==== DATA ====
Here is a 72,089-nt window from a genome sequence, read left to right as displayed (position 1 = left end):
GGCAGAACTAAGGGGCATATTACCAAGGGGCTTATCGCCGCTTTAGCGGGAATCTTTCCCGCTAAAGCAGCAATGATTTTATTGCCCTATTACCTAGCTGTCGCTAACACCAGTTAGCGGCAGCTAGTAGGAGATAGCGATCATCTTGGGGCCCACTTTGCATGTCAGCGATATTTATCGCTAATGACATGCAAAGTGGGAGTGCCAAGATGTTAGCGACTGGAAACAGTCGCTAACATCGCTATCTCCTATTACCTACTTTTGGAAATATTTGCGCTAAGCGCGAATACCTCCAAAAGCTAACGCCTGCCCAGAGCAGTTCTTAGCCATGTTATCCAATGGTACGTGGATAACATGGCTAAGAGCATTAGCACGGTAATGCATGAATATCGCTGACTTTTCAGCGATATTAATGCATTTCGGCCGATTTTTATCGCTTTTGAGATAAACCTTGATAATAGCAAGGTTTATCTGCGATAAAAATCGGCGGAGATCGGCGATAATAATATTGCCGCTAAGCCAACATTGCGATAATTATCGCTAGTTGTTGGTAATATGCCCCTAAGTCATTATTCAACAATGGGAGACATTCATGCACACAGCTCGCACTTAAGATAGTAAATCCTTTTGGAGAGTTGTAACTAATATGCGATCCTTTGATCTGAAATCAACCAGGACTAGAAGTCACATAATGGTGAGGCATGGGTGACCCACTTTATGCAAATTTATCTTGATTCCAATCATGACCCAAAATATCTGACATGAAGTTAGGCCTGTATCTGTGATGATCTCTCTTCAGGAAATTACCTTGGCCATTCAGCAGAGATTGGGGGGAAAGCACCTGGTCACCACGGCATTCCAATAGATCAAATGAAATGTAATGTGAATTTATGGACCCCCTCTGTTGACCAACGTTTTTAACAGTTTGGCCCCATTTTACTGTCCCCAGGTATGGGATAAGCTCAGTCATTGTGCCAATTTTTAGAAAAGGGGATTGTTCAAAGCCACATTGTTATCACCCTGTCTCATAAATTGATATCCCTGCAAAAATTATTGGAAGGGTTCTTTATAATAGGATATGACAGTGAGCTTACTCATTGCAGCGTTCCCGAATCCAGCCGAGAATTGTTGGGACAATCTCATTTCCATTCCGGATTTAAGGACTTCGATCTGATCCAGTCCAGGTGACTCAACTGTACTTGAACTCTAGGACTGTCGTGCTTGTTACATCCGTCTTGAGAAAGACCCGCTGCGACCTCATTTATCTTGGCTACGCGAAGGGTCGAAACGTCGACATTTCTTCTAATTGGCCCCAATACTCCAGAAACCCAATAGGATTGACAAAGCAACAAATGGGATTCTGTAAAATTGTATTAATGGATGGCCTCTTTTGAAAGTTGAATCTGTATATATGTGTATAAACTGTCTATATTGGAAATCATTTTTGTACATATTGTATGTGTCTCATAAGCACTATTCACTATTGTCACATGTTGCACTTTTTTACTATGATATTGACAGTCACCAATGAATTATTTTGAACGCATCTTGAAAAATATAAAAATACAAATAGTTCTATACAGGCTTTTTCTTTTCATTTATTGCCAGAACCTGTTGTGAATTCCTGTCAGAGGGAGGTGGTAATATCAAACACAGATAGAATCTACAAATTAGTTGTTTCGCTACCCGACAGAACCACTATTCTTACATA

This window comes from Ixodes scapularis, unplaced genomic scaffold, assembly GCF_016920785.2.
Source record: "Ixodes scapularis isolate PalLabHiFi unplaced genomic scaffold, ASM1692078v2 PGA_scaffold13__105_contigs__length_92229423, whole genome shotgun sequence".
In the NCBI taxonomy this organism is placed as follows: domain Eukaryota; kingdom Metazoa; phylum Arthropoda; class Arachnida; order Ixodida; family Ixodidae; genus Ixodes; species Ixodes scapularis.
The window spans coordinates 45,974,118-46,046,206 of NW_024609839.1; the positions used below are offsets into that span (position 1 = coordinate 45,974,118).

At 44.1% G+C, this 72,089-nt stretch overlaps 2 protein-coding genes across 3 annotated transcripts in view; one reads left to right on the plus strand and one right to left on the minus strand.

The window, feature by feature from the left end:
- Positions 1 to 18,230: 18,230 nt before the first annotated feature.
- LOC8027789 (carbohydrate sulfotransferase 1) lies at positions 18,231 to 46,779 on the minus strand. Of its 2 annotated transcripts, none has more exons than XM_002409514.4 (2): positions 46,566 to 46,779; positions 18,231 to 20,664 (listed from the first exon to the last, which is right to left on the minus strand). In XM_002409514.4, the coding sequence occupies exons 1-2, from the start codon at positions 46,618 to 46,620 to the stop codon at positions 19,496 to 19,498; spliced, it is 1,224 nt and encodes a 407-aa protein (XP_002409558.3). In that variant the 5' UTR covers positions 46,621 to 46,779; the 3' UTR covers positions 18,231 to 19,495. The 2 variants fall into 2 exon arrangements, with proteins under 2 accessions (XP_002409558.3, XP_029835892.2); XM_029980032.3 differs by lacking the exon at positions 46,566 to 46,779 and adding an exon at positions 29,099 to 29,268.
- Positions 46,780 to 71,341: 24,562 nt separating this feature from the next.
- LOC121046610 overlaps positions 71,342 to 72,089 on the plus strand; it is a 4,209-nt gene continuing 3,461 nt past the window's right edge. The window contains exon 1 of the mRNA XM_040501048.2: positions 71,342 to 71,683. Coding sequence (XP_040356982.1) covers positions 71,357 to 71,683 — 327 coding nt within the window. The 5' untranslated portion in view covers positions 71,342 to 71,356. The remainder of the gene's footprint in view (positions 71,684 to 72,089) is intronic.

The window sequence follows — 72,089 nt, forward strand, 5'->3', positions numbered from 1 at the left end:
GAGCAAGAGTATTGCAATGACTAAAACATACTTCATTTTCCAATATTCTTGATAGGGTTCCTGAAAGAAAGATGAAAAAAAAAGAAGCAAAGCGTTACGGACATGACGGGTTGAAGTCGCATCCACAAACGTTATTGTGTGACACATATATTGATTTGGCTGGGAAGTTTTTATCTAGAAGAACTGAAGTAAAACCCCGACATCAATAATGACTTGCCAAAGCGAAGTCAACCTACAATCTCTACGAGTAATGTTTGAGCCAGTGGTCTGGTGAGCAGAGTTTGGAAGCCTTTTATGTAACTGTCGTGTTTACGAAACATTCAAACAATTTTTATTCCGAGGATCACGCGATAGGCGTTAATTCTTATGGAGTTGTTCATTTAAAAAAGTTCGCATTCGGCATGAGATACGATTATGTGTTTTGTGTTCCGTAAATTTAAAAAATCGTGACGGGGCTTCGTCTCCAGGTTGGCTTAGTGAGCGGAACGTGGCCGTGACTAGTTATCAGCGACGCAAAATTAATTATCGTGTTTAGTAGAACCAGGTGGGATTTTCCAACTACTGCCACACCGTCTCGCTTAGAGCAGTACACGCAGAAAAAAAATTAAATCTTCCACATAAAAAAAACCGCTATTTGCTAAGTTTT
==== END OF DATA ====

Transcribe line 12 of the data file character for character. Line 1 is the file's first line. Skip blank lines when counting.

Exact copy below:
- LOC121046610 overlaps positions 71,342 to 72,089 on the plus strand; it is a 4,209-nt gene continuing 3,461 nt past the window's right edge. The window contains exon 1 of the mRNA XM_040501048.2: positions 71,342 to 71,683. Coding sequence (XP_040356982.1) covers positions 71,357 to 71,683 — 327 coding nt within the window. The 5' untranslated portion in view covers positions 71,342 to 71,356. The remainder of the gene's footprint in view (positions 71,684 to 72,089) is intronic.